High-Resolution Mapping and Functional Analysis of se2.1
Kai-Yi Chen, Steven D. Tanksley


The degree to which stigmas are exserted above the stamen in flowers is a key determinant of cross-pollination (and hence allogamy) in many plant species. Most species in the genus Lycopersicon are obligate or facultative outcrossers and bear flowers with highly exserted stigmas. In contrast, the cultivated tomato (Lycopersicon esculentum) bears flowers with flush or inserted stigmas promoting self-fertilization. It has been observed that a major QTL, se2.1, on chromosome 2 is responsible for a large portion of phenotypic variation for this trait and that mutation(s) at this locus were likely involved in the evolution from allogamy to autogamy in this genus. To understand the genetic and molecular basis of stigma exsertion, we have conducted a high-resolution mapping at the chromosome region harboring the se2.1 QTL. The results indicate that this is a compound locus, comprising at least five tightly linked genes, one controlling style length, three controlling stamen length, and the other affecting anther dehiscence, a taxonomic character used to distinguish Lycopersicon species from other solanaceous species. This cluster of genes may represent the vestiges of an ancient coadapted gene complex in controlling mating behavior.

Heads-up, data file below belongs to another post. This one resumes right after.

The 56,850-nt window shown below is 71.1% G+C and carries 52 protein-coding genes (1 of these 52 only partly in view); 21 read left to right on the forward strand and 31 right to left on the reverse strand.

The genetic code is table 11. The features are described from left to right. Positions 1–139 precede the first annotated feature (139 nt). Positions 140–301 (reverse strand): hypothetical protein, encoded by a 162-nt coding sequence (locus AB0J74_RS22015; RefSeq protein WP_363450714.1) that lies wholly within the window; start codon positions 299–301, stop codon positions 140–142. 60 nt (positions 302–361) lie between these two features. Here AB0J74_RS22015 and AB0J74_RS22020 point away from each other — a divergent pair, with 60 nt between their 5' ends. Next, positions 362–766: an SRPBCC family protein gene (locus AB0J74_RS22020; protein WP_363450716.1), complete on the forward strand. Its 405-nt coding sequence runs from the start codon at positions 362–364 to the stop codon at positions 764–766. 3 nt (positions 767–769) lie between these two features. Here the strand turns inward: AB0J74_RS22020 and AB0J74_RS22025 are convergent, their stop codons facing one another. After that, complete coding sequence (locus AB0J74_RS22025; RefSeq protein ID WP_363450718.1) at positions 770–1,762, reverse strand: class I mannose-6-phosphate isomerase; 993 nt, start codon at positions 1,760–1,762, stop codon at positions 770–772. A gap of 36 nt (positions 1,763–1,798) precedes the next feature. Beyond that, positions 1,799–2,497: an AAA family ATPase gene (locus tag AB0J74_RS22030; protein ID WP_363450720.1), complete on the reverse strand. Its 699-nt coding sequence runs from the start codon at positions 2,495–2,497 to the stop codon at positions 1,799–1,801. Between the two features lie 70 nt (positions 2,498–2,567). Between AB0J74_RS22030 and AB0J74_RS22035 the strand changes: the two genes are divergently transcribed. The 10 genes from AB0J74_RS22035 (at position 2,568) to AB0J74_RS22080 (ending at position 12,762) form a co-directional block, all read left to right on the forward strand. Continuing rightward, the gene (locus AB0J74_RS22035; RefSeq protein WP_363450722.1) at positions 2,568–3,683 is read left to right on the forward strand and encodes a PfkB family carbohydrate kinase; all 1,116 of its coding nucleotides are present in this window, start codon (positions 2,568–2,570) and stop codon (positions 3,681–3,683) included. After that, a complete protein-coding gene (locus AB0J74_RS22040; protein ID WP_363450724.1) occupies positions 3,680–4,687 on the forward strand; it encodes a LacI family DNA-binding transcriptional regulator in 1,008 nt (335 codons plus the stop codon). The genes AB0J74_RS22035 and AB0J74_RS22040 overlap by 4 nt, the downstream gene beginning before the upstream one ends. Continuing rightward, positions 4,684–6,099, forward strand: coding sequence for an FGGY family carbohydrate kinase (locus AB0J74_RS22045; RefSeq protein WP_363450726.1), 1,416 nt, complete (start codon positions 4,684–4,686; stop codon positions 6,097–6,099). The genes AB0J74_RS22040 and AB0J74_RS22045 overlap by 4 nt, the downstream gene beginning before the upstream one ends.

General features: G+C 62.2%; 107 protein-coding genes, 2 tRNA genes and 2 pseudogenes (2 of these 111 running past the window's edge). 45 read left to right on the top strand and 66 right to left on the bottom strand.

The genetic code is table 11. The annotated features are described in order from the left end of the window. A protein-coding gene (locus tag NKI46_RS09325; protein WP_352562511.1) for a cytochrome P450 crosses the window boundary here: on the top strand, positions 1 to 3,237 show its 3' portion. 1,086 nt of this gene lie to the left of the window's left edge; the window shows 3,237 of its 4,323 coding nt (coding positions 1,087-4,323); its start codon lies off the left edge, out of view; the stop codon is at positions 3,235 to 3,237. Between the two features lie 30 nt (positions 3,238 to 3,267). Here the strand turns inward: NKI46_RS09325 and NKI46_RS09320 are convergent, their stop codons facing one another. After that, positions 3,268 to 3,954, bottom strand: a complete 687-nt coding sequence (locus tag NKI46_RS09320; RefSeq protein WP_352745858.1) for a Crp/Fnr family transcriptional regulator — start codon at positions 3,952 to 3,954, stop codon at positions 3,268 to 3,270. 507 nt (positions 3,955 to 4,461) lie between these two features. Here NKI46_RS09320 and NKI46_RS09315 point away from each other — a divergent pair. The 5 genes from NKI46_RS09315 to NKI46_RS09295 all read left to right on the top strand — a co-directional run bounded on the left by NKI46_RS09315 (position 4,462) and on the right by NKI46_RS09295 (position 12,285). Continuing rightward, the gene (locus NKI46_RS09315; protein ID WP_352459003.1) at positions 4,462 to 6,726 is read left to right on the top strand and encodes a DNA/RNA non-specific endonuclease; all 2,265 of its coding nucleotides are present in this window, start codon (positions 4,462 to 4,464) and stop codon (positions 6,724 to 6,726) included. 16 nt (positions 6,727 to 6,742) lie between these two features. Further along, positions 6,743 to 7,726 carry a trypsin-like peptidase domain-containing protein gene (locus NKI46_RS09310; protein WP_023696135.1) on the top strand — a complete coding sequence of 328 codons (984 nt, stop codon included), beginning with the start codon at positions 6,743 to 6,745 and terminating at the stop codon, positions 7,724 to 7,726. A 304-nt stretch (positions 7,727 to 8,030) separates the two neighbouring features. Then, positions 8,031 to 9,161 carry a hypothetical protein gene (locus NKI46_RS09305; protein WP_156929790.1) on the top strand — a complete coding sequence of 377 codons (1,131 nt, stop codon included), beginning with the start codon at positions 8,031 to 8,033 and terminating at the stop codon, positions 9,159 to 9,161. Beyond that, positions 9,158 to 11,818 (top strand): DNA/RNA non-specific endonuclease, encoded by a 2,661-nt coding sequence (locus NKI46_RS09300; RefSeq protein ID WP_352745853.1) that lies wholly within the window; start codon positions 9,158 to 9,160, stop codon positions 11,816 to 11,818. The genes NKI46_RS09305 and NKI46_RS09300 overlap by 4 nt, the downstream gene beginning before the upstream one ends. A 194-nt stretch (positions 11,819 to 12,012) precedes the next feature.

• Communicating editor: B. Bartel

  • Received September 25, 2003.
  • Accepted November 1, 2004.
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